The only way they could explain this phenomenon was to think that s and p orbitals of carbon atom fuse with each other to form new orbitals called hybrid orbitals which have the same energy. Here, one s + three p gives 4 sp3 orbitals. Therefore, the electrons fill these hybrid orbitals evenly (one electron per hybrid orbital), obeying the Hund’s rule. Then there are four electrons for the formation of four covalent bonds with four hydrogen atoms.
What is the Difference Between Molecular Orbital Theory and Hybridization Theory?
The molecular orbital theory is a technique of describing the electronic structure of molecules using quantum mechanics. Hybridization theory is a technique we use to describe the orbital structure of a molecule. So, the key difference between molecular orbital theory and hybridization theory is that molecular orbital theory describes the formation of bonding and anti-bonding orbitals, whereas hybridization theory describes the formation of hybrid orbitals.
Furthermore, according to the molecular orbital theory, new orbital forms from the mixing of atomic orbitals of two atoms while in hybridization theory, new orbital forms form the mixing of atomic orbitals of the same atom. Therefore, this is another difference between molecular orbital theory and hybridization theory.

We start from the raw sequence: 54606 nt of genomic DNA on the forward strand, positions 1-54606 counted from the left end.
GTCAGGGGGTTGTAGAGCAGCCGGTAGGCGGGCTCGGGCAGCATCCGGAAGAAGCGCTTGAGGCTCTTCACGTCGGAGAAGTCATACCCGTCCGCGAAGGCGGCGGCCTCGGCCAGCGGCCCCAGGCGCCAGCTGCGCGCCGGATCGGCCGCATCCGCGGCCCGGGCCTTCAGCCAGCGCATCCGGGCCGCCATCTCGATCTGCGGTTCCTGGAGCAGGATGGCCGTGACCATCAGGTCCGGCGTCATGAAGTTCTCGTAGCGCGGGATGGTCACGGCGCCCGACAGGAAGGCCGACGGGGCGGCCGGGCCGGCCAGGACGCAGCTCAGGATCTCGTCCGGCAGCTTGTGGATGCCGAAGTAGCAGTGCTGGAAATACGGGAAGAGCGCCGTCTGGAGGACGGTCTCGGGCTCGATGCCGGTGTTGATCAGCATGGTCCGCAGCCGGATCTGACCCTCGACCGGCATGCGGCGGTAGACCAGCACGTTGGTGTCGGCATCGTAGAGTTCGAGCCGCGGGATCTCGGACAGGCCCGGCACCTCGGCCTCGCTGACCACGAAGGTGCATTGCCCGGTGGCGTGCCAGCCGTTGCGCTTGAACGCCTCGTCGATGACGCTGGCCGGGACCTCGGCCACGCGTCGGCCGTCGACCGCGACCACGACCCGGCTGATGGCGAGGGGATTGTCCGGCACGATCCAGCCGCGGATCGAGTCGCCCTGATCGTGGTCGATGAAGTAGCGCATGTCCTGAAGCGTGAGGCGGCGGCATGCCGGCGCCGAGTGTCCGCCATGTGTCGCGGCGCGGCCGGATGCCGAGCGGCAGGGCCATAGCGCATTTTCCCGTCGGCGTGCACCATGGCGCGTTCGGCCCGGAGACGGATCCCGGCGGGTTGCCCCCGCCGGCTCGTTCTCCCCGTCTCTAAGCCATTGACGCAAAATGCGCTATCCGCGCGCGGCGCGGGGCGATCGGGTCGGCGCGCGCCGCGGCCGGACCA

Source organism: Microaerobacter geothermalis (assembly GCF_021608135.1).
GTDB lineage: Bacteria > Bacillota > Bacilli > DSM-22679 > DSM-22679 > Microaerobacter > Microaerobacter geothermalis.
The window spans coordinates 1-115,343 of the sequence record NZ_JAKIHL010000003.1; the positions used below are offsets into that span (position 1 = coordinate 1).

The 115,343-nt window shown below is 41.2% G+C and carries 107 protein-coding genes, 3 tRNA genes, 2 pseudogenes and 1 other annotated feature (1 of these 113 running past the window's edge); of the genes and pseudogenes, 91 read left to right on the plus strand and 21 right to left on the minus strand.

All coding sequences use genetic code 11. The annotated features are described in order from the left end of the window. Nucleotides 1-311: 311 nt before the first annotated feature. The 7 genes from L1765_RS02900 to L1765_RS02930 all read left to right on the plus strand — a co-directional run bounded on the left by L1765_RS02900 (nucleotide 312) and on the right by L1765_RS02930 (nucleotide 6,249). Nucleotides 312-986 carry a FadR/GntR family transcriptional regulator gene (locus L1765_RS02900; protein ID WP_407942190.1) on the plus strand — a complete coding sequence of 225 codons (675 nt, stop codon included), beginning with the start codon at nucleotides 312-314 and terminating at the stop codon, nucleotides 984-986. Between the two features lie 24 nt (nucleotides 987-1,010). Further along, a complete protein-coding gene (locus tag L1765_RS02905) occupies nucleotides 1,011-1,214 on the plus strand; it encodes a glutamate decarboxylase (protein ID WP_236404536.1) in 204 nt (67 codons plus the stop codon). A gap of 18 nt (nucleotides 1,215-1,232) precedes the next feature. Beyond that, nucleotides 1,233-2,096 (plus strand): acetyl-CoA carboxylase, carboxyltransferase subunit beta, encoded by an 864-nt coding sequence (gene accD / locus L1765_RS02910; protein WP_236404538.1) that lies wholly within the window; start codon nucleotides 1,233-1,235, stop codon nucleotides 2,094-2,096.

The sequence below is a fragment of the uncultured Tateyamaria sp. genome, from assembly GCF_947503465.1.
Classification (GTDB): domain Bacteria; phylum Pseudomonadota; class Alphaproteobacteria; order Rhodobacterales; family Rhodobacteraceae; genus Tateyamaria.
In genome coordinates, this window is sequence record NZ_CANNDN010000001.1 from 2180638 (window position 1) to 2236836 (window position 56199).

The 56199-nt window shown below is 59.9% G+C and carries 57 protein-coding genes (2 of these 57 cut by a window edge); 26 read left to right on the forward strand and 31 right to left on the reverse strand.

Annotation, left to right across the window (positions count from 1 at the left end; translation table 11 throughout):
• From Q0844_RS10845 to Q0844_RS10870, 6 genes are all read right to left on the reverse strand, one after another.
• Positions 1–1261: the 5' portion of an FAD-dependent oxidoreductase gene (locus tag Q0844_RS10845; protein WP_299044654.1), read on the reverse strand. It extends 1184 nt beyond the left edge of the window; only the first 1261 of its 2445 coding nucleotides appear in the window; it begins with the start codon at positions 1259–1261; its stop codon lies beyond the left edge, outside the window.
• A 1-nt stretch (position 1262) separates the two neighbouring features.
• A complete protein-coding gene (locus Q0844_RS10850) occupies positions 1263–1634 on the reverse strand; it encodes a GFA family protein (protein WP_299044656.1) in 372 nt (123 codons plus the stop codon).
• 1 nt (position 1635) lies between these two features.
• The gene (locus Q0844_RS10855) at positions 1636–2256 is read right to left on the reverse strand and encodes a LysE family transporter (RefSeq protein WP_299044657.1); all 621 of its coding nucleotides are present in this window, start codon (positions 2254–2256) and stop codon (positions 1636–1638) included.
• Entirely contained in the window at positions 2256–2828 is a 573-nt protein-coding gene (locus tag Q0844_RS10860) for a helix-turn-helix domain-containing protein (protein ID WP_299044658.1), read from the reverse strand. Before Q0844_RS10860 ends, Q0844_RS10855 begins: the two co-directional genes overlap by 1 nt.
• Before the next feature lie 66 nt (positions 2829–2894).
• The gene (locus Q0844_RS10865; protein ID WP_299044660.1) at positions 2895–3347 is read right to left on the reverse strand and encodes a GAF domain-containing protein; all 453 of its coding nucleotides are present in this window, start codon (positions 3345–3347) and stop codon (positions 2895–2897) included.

Summary – Molecular Orbital Theory vs Hybridization Theory
Both molecular orbital theory and hybridization theory are important in determining the structure of a molecule. The key difference between molecular orbital theory and hybridization theory is that molecular orbital theory describes the formation of bonding and anti-bonding orbitals, whereas hybridization theory describes the formation of hybrid orbitals.
1. “Hybridization.” Chemistry LibreTexts, Libretexts, 5 June 2019, Available here.
1. “O2MolecularDiagramCR” By TCReuter – Own work (CC BY-SA 4.0) via Commons Wikimedia
2. “Ch4 hybridization” By K. Aainsqatsi at English Wikipedia(Original text: K. Aainsqatsi) – Own work (Original text: self-made) (Public Domain) via Commons Wikimedia